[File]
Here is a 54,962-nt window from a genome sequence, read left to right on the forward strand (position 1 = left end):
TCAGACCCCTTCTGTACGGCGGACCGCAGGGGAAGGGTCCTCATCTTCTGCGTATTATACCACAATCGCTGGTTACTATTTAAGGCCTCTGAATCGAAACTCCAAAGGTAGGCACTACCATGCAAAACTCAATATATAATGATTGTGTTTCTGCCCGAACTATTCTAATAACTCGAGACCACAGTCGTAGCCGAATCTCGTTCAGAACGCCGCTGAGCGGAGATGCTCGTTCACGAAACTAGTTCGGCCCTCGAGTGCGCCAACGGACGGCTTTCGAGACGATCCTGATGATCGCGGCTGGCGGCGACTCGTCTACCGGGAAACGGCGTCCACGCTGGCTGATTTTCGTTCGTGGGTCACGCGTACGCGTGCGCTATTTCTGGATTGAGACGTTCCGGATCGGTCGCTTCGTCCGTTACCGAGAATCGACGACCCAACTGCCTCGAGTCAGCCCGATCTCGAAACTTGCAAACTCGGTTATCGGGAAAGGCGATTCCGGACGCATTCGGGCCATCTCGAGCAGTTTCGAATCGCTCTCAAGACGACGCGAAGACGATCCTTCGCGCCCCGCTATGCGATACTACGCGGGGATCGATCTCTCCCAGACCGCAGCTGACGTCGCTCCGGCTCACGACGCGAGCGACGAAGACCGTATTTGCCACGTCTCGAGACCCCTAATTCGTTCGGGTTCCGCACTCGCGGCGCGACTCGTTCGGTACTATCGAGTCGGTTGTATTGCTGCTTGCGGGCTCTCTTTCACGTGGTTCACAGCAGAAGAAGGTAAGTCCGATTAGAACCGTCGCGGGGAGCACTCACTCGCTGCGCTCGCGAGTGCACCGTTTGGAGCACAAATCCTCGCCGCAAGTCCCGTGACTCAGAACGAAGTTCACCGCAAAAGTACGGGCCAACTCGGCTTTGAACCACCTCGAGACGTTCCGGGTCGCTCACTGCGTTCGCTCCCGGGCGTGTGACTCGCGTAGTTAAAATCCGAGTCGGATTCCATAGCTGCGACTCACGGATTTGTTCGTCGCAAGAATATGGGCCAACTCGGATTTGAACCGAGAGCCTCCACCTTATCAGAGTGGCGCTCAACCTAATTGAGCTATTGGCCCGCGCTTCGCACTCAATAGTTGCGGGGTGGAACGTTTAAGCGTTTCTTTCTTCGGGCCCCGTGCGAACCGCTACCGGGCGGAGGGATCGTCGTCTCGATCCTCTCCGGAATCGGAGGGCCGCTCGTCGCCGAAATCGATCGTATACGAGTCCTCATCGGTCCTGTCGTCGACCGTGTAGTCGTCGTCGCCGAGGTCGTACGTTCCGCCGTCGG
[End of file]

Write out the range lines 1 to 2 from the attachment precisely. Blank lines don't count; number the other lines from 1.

Here is a 54,962-nt window from a genome sequence, read left to right on the forward strand (position 1 = left end):
TCAGACCCCTTCTGTACGGCGGACCGCAGGGGAAGGGTCCTCATCTTCTGCGTATTATACCACAATCGCTGGTTACTATTTAAGGCCTCTGAATCGAAACTCCAAAGGTAGGCACTACCATGCAAAACTCAATATATAATGATTGTGTTTCTGCCCGAACTATTCTAATAACTCGAGACCACAGTCGTAGCCGAATCTCGTTCAGAACGCCGCTGAGCGGAGATGCTCGTTCACGAAACTAGTTCGGCCCTCGAGTGCGCCAACGGACGGCTTTCGAGACGATCCTGATGATCGCGGCTGGCGGCGACTCGTCTACCGGGAAACGGCGTCCACGCTGGCTGATTTTCGTTCGTGGGTCACGCGTACGCGTGCGCTATTTCTGGATTGAGACGTTCCGGATCGGTCGCTTCGTCCGTTACCGAGAATCGACGACCCAACTGCCTCGAGTCAGCCCGATCTCGAAACTTGCAAACTCGGTTATCGGGAAAGGCGATTCCGGACGCATTCGGGCCATCTCGAGCAGTTTCGAATCGCTCTCAAGACGACGCGAAGACGATCCTTCGCGCCCCGCTATGCGATACTACGCGGGGATCGATCTCTCCCAGACCGCAGCTGACGTCGCTCCGGCTCACGACGCGAGCGACGAAGACCGTATTTGCCACGTCTCGAGACCCCTAATTCGTTCGGGTTCCGCACTCGCGGCGCGACTCGTTCGGTACTATCGAGTCGGTTGTATTGCTGCTTGCGGGCTCTCTTTCACGTGGTTCACAGCAGAAGAAGGTAAGTCCGATTAGAACCGTCGCGGGGAGCACTCACTCGCTGCGCTCGCGAGTGCACCGTTTGGAGCACAAATCCTCGCCGCAAGTCCCGTGACTCAGAACGAAGTTCACCGCAAAAGTACGGGCCAACTCGGCTTTGAACCACCTCGAGACGTTCCGGGTCGCTCACTGCGTTCGCTCCCGGGCGTGTGACTCGCGTAGTTAAAATCCGAGTCGGATTCCATAGCTGCGACTCACGGATTTGTTCGTCGCAAGAATATGGGCCAACTCGGATTTGAACCGAGAGCCTCCACCTTATCAGAGTGGCGCTCAACCTAATTGAGCTATTGGCCCGCGCTTCGCACTCAATAGTTGCGGGGTGGAACGTTTAAGCGTTTCTTTCTTCGGGCCCCGTGCGAACCGCTACCGGGCGGAGGGATCGTCGTCTCGATCCTCTCCGGAATCGGAGGGCCGCTCGTCGCCGAAATCGATCGTATACGAGTCCTCATCGGTCCTGTCGTCGACCGTGTAGTCGTCGTCGCCGAGGTCGTACGTTCCGCCGTCGG